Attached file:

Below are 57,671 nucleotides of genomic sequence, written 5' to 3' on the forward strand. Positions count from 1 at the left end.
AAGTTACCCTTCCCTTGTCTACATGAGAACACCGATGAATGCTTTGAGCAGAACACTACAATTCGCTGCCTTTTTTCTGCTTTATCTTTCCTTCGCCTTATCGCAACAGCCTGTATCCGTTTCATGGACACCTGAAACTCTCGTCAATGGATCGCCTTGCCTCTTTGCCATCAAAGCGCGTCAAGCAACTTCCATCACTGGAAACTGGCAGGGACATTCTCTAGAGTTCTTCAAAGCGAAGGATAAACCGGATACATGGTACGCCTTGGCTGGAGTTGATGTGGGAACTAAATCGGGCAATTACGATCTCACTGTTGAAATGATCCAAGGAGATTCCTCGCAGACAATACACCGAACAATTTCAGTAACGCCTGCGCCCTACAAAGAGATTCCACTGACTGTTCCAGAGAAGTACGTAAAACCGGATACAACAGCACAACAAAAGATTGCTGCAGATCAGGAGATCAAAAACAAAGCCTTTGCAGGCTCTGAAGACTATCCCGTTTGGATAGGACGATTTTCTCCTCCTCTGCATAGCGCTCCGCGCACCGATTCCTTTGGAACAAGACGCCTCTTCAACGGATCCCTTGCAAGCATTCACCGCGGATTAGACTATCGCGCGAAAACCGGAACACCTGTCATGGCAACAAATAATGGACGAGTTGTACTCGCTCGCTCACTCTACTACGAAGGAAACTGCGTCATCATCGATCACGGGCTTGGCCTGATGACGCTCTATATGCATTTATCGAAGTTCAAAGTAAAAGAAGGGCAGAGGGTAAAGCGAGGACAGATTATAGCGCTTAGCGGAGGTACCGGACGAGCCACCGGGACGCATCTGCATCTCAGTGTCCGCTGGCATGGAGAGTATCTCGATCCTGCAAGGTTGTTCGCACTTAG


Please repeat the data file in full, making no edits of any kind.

Below are 57,671 nucleotides of genomic sequence, written 5' to 3' on the forward strand. Positions count from 1 at the left end.
AAGTTACCCTTCCCTTGTCTACATGAGAACACCGATGAATGCTTTGAGCAGAACACTACAATTCGCTGCCTTTTTTCTGCTTTATCTTTCCTTCGCCTTATCGCAACAGCCTGTATCCGTTTCATGGACACCTGAAACTCTCGTCAATGGATCGCCTTGCCTCTTTGCCATCAAAGCGCGTCAAGCAACTTCCATCACTGGAAACTGGCAGGGACATTCTCTAGAGTTCTTCAAAGCGAAGGATAAACCGGATACATGGTACGCCTTGGCTGGAGTTGATGTGGGAACTAAATCGGGCAATTACGATCTCACTGTTGAAATGATCCAAGGAGATTCCTCGCAGACAATACACCGAACAATTTCAGTAACGCCTGCGCCCTACAAAGAGATTCCACTGACTGTTCCAGAGAAGTACGTAAAACCGGATACAACAGCACAACAAAAGATTGCTGCAGATCAGGAGATCAAAAACAAAGCCTTTGCAGGCTCTGAAGACTATCCCGTTTGGATAGGACGATTTTCTCCTCCTCTGCATAGCGCTCCGCGCACCGATTCCTTTGGAACAAGACGCCTCTTCAACGGATCCCTTGCAAGCATTCACCGCGGATTAGACTATCGCGCGAAAACCGGAACACCTGTCATGGCAACAAATAATGGACGAGTTGTACTCGCTCGCTCACTCTACTACGAAGGAAACTGCGTCATCATCGATCACGGGCTTGGCCTGATGACGCTCTATATGCATTTATCGAAGTTCAAAGTAAAAGAAGGGCAGAGGGTAAAGCGAGGACAGATTATAGCGCTTAGCGGAGGTACCGGACGAGCCACCGGGACGCATCTGCATCTCAGTGTCCGCTGGCATGGAGAGTATCTCGATCCTGCAAGGTTGTTCGCACTTAG